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3 Tools and 3 Tips for Assessing Your Operating Model

Posted on October 1, 2015
By Russ Gaskin

Sometimes, things just don't seem to be feeling right in collective impact initiatives. If you feel that way about your own initiative, it might be time for a checkup. Fortunately, collective impact initiatives don't need doctors ­ or even outside experts ­ to tell them how they're doing. Conducting a transparent, shared, and meaningful self­assessment is a powerful experience that can build even greater commitment and energy among your group.

innovationmodel.pngHere are 3 tools we use to help collective impact initiatives assess their operating models ­ how they are organized for the work. While other tools are appropriate for assessing impact, it's sometimes helpful for a group to take an honest look at whether the group itself is working.

  • As a baseline assessment, we like to learn from working group members what level of engagement they believe they're operating at. Using the 5 Levels of Engagement Model, we ask the group: "What level are you operating at now?" "What level do you believe we need to be operating at to realize our vision?" and then, "What will it take to get to that level of engagement?"
  • We also want to make sure that all the right voices are in the room in collective impact initiatives. The Four Voices of Collective Impact, based on the work of Jim Scully and John Body at ThinkPlace, helps us ensure that we have the voices of Intent, Experience, Expertise, and Design, and provides examples for how to bring those voices into your group.
  • The Innovation Network Model is based on CoCreative's approach to collective impact, which we describe as "Collaborative Innovation," and outlines seven key elements of successful collaboration. Whether you're designing a new collective impact network or evaluating an existing one, you can use the model to ensure that the seven core elements are in place for success.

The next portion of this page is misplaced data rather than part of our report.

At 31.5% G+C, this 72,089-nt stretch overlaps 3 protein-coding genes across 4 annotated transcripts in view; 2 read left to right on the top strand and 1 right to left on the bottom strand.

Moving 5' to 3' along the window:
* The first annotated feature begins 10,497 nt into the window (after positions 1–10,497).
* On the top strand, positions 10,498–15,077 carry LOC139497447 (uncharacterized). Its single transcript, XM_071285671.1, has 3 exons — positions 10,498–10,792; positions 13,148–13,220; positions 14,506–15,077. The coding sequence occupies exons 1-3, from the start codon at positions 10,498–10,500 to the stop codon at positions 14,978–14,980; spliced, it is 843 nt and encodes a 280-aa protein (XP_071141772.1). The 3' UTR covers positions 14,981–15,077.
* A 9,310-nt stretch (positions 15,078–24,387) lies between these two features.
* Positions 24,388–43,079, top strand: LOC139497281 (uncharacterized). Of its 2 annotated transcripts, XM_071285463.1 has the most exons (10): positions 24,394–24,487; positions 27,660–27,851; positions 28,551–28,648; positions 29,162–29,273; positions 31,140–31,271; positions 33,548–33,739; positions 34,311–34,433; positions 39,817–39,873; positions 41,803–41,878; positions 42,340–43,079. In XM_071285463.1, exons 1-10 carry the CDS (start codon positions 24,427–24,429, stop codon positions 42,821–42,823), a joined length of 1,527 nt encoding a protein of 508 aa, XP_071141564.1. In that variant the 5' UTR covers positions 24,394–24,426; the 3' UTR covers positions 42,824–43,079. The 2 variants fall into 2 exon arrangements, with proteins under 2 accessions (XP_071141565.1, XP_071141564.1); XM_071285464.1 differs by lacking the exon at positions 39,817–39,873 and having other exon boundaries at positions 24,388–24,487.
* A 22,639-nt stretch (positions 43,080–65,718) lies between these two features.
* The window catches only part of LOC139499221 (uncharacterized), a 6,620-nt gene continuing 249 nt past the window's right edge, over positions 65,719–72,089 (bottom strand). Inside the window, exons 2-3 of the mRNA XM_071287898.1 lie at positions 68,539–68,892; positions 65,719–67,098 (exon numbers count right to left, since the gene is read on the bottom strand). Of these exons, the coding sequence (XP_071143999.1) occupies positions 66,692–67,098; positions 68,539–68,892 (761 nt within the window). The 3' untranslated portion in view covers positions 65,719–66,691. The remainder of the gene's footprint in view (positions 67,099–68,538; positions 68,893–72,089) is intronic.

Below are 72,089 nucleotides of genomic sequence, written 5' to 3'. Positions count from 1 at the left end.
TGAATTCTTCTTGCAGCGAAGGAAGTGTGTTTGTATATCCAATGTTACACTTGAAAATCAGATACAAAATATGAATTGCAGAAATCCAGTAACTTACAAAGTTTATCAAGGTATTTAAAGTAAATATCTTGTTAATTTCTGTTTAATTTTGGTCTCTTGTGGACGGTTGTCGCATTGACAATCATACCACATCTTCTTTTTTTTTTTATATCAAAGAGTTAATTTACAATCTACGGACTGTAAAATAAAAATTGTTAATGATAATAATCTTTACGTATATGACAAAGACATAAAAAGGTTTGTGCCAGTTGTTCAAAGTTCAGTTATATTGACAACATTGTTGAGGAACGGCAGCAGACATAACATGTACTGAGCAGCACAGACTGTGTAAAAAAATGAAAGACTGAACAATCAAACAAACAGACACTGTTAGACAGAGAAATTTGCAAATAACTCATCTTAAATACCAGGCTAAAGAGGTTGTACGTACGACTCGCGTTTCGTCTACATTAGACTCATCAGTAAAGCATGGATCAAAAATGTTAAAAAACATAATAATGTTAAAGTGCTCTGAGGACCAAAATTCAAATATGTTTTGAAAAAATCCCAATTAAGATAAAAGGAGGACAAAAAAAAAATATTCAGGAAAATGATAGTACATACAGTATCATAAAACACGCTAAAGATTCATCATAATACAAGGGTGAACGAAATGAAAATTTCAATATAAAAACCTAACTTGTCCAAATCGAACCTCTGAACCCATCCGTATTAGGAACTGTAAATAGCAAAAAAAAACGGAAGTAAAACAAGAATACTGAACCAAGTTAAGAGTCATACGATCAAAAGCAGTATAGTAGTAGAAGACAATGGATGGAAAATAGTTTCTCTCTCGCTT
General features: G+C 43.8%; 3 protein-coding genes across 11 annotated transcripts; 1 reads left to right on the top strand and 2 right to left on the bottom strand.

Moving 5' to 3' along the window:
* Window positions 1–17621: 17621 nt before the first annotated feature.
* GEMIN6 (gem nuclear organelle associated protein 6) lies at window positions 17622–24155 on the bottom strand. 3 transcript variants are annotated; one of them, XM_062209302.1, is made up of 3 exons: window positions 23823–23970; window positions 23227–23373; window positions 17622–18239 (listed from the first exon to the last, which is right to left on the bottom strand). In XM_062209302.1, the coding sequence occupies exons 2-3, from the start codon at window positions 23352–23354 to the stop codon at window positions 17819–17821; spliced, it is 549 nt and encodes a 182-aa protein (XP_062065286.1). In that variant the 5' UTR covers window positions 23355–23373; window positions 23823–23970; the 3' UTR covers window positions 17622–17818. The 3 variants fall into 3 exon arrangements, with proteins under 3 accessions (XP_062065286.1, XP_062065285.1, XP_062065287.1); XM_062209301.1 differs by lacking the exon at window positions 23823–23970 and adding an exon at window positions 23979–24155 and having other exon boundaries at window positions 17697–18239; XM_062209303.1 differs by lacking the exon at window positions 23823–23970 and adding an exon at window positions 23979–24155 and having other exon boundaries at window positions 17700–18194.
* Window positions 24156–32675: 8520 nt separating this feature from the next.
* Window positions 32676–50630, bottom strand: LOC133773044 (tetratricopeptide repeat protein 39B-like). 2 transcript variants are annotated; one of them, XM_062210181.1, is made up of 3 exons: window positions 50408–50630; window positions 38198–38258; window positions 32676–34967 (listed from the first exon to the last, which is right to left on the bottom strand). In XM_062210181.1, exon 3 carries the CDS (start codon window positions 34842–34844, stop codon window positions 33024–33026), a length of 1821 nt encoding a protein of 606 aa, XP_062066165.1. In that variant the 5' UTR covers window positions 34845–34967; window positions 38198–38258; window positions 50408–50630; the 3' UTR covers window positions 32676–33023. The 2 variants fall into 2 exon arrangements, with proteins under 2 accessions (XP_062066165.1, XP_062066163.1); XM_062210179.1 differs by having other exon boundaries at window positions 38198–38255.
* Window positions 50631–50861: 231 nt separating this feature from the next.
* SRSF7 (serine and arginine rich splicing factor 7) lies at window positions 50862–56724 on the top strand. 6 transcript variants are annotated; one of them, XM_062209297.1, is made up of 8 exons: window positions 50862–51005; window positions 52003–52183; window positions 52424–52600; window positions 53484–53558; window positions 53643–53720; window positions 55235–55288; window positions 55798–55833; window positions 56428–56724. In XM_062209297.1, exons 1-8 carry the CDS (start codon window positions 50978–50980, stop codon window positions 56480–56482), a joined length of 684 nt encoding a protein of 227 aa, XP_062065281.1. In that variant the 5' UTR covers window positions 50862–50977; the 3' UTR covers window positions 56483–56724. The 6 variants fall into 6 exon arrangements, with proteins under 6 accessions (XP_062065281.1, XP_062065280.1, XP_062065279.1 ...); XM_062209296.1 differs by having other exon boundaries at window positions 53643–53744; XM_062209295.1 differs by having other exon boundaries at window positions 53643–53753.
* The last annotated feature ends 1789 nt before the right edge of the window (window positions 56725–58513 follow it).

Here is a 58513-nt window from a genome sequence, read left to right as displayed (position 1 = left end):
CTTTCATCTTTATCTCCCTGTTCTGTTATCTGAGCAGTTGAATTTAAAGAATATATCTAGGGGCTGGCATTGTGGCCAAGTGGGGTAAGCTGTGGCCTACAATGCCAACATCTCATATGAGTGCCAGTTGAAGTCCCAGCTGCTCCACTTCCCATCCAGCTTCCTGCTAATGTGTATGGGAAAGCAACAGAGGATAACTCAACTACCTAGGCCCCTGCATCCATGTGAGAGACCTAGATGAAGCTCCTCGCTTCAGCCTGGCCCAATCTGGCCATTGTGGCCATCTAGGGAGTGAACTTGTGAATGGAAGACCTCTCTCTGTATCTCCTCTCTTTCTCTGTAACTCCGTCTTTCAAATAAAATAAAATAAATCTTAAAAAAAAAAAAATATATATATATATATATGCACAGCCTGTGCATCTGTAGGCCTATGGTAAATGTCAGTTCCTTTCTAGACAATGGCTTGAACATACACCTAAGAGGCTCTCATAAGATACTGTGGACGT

Finally, we have a few tips for collective impact leaders and funders around the assessment process itself:

  • Avoid outside assessments that don't actively engage your working group participants. When we help turn around failing collective impact initiatives, participants often report to us that they were interviewed, probed, and examined, but not actually engaged in assessing their own operations as an initiative. That experience can be frustrating and disempowering for stakeholder participants.
  • Always report back to stakeholders who provide input. If you consult stakeholders who aren't directly engaged in the collective impact initiative, be sure to always report back to them, sharing, "Here is what we heard from everyone and here's what we're doing with what we heard from you."
  • Avoid doing assessments without a plan for meaningfully using the data. In other words, no assessments for the sake of assessing. Instead, ensure that a commitment is in place to turn the insight and learning from the assessment into a plan for improving the initiative.

Russ Gaskin is the managing director of CoCreative, a US­based consultancy that specializes in collective impact and social innovation strategy.

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Topics:
Evaluating Community Impact


Russ Gaskin

By Russ Gaskin

Russ Gaskin is a teacher of social innovation at CoCreative Consulting.

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